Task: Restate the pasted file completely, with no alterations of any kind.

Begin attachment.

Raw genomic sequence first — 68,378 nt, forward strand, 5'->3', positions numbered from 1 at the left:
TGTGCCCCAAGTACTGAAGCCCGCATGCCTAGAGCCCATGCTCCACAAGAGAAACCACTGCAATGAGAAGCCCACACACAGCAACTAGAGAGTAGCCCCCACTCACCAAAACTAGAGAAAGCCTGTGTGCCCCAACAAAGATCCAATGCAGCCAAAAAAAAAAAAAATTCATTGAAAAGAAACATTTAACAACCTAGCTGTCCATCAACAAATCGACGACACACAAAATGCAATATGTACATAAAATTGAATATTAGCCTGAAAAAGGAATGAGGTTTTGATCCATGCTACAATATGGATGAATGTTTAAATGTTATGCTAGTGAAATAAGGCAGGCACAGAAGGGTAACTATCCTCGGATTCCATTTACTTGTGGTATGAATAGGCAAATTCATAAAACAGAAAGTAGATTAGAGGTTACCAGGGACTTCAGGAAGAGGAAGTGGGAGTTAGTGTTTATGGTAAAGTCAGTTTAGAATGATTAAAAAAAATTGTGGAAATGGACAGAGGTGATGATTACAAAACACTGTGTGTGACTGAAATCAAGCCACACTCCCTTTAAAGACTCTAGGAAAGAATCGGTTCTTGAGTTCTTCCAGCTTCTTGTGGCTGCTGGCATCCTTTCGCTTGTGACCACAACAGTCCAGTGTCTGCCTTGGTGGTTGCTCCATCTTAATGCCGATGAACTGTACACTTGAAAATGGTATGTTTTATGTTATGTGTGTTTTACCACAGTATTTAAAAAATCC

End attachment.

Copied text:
Raw genomic sequence first — 68,378 nt, forward strand, 5'->3', positions numbered from 1 at the left:
TGTGCCCCAAGTACTGAAGCCCGCATGCCTAGAGCCCATGCTCCACAAGAGAAACCACTGCAATGAGAAGCCCACACACAGCAACTAGAGAGTAGCCCCCACTCACCAAAACTAGAGAAAGCCTGTGTGCCCCAACAAAGATCCAATGCAGCCAAAAAAAAAAAAAATTCATTGAAAAGAAACATTTAACAACCTAGCTGTCCATCAACAAATCGACGACACACAAAATGCAATATGTACATAAAATTGAATATTAGCCTGAAAAAGGAATGAGGTTTTGATCCATGCTACAATATGGATGAATGTTTAAATGTTATGCTAGTGAAATAAGGCAGGCACAGAAGGGTAACTATCCTCGGATTCCATTTACTTGTGGTATGAATAGGCAAATTCATAAAACAGAAAGTAGATTAGAGGTTACCAGGGACTTCAGGAAGAGGAAGTGGGAGTTAGTGTTTATGGTAAAGTCAGTTTAGAATGATTAAAAAAAATTGTGGAAATGGACAGAGGTGATGATTACAAAACACTGTGTGTGACTGAAATCAAGCCACACTCCCTTTAAAGACTCTAGGAAAGAATCGGTTCTTGAGTTCTTCCAGCTTCTTGTGGCTGCTGGCATCCTTTCGCTTGTGACCACAACAGTCCAGTGTCTGCCTTGGTGGTTGCTCCATCTTAATGCCGATGAACTGTACACTTGAAAATGGTATGTTTTATGTTATGTGTGTTTTACCACAGTATTTAAAAAATCC